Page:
Golf Definition of 'Track': How Golfers Use the Term

And is it 'track' or 'tract'?

Aerial view of a golf course in Hawaii
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In golf, "track" is most commonly used as another word for a golf course. More specifically, "track" can refer to the layout or routing of the holes that make up the golf course: how the holes are arranged and flow through the land on which the course sits.

Is It 'Track' or 'Tract'?

You'll sometimes see "tract" used in this same way, but "track" is the correct term (although "tract" might apply to the land the golf course sits on - as in a tract of land). Why track? Think of the way the golf course is routed through the land the same way you'd think about a Formula One race track. It's the path the golfers follow to get from the No. 1 tee box to the No. 18 green.

Usage examples:

  • "That's a tough track."
  • "Pebble Beach is a great track."
  • "Whoever put this track together knew what they were doing."
  • "This track was built on a really nice tract of land."

Goat Track and Dog Track

These are slang terms golfers use for a poorly maintained golf course. "I played Golf Course X last week and it was a real goat track."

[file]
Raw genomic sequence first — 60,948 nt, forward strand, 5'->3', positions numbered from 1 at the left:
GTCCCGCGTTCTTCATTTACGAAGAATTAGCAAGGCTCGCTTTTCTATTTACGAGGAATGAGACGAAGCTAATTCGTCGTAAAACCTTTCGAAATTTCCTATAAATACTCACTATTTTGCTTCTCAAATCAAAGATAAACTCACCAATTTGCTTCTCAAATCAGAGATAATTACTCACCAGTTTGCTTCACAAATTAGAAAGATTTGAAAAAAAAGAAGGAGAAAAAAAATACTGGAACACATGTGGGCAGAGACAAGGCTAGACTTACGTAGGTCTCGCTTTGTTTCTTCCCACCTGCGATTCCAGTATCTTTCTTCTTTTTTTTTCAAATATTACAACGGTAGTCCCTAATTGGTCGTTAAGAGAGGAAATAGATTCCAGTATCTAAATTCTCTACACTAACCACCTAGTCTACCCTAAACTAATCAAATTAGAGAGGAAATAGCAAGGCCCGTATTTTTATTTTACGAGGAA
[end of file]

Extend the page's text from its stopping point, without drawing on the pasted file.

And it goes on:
This usage does not refer to the quality of the golf course design, but rather to the way holes are maintained. If a good golf course has been allowed to deteriorate in condition - poorly cared for greens, bare patches in the fairways, hardpan lies, and so on - then "dog track" or "goat track" might be applied. "That course used to be in great shape but they let it turn into a dog track."

Other Golf Meanings of 'Track'

There are a couple other ways golfers use the term (or forms of the term) "track." The most-common of these alternate meanings is a directional usage. When you hear a golfer (or golf announcer) say that a ball is "tracking," they mean that the golf ball is headed where the golfer wants it to go.

For example, a ball that is putted on the green:

  • "That ball is tracking" or "she has it on the right track" or "his putt is tracking the hole" all mean that the golf ball is traveling on the line the golfer intended.
  • Likewise for a ball that is airborne, as in the example, "Her approach shot is tracking the flagstick."

There's also an archaic golf club called a "track iron." Track iron is another name for a niblick; the name derived from the use of such clubs to dig golf balls out of tracks, or ruts, on golf courses of old.